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Building a Bridge Year

The first fellows are out in the world on Tisch College’s community service learning program

Looking back on his undergraduate years, Alan D. Solomont, A70, A08P, says it was “probably not until I was a sophomore or junior that I started getting the most out of my Tufts education, and then it was life changing.”

He wonders how a program like Tufts’ 1+4 Bridge-Year Service Learning Program might have made a difference in his life. Although he built a successful career in the private sector and in public service, which led to his appointment as U.S. ambassador to Spain and Andorra, Solomont, the Pierre and Pamela Omidyar Dean of the Jonathan M. Tisch College of Citizenship and Public Service, believes a program like 1+4 would have made his undergraduate experience at Tufts considerably stronger.

In its inaugural year, the 1+4 program, developed and run by Tisch College, provides a structured year of full-time community service before students begin their four years of undergraduate study at Tufts. The experience is designed to help prepare students to begin their first year of college with “a much greater sense of direction and purpose,” Solomont says.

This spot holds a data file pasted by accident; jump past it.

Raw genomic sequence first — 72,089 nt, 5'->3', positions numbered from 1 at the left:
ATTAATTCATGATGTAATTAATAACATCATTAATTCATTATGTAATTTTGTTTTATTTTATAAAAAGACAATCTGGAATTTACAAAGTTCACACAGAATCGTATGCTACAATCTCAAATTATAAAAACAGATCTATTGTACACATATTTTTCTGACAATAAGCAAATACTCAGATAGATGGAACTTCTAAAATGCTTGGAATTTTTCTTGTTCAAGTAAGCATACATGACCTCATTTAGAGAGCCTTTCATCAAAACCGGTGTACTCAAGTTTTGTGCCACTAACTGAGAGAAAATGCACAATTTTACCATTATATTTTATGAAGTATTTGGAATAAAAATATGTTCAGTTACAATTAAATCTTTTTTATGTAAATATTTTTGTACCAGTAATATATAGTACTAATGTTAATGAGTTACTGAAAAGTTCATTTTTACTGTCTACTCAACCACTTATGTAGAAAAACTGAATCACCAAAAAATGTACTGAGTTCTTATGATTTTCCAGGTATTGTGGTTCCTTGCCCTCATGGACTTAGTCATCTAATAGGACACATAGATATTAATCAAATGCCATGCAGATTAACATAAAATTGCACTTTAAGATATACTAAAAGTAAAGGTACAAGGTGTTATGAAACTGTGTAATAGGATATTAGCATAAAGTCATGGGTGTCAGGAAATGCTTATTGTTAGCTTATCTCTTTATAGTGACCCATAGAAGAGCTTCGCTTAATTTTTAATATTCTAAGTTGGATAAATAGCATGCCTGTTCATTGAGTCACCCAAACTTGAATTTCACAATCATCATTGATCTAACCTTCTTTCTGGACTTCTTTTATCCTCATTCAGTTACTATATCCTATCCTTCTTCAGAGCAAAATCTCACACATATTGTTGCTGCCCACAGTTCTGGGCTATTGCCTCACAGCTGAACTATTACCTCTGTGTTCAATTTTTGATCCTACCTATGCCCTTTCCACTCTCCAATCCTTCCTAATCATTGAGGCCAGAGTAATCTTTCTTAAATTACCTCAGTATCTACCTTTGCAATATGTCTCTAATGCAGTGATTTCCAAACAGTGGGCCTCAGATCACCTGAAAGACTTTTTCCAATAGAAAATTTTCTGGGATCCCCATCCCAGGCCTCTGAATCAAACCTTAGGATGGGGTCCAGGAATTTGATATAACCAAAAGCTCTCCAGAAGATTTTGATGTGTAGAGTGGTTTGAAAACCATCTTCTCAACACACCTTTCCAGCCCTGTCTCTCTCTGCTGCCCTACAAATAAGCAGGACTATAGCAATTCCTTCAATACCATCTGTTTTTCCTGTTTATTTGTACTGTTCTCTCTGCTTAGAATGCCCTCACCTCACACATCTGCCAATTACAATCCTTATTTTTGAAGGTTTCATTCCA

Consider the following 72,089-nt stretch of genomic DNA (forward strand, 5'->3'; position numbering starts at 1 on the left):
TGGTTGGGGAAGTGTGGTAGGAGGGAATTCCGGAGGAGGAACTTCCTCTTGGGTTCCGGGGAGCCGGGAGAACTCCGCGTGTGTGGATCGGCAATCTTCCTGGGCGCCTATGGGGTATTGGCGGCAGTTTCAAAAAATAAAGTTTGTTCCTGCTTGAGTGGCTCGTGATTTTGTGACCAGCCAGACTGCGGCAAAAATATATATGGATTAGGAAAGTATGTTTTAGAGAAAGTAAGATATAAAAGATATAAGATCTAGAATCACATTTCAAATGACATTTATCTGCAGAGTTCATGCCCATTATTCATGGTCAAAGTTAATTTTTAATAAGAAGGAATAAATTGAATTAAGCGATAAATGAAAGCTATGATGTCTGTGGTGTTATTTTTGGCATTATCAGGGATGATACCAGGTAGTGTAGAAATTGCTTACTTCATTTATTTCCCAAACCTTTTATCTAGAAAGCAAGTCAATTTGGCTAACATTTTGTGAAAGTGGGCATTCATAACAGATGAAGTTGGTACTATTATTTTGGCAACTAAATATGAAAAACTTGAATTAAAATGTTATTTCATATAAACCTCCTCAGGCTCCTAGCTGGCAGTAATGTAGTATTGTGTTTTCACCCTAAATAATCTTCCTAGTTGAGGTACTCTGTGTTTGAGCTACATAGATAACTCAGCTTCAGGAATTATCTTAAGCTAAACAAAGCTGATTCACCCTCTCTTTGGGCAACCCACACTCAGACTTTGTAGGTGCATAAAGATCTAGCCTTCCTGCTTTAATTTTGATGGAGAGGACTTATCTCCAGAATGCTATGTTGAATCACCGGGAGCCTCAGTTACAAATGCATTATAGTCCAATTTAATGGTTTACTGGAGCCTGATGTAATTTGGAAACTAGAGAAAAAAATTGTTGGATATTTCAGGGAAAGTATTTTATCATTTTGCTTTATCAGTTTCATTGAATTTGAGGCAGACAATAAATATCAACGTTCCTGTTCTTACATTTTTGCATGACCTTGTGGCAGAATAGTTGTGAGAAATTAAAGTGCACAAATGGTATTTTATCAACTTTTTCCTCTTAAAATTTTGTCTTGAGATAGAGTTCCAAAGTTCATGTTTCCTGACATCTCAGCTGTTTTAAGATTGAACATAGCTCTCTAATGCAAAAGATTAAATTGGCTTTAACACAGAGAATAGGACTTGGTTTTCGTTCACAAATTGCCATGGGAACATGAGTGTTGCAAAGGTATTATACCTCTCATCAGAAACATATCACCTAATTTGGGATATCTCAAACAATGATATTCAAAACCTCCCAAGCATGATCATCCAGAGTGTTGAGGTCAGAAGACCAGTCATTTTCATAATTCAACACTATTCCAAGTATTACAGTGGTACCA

“Spending some time in service to your community or to your nation or to the world gives you a sense of responsibility and a sense that you’re part of something bigger than yourself,” he says. “We think the students in the program will come to campus next year better prepared for academic success, better prepared to take on leadership roles and better prepared for success in life.”

Fresh out of high school, the dean says, students “have just gone through this pressure cooker called the college application and acceptance process. They’re coming into a big, different kind of world, living more independently, taking new courses. It takes a lot of students a while to find themselves, to point themselves in the right direction.” For some students, the 1+4 program can serve as their compass.

Fifteen 1+4 Bridge-Year fellows arrived on campus last August for a two-week orientation before they headed off to program sites in Brazil, Nicaragua and Spain. (Program organizers are planning to add a domestic site in Washington, D.C., next year.) Through the 1+4 partner organizations Global Citizen Year, Amigos de las Américas and United Planet, the fellows are volunteering in the fields of child development and education, community health, social entrepreneurship and nonprofit management.

Making connections

Out in the field, the fellows report their progress through monthly Skype sessions with the 1+4 program administrator, Jessye Crowe-Rothstein, who also makes biweekly check-in phone calls with staff at each partner organization.

The fellows build upon the bonds they formed with each other at orientation by participating in a collaborative online course, Communicating for Change, led by Felicia Sullivan, a senior researcher at the Center for Information and Research on Civic Learning and Engagement (CIRCLE) at Tisch College. Across seven time zones, they email, text, blog and post on discussion boards. Sharing and evaluating each other’s experiences, they complete assignments that range from self-evaluations to community needs assessments.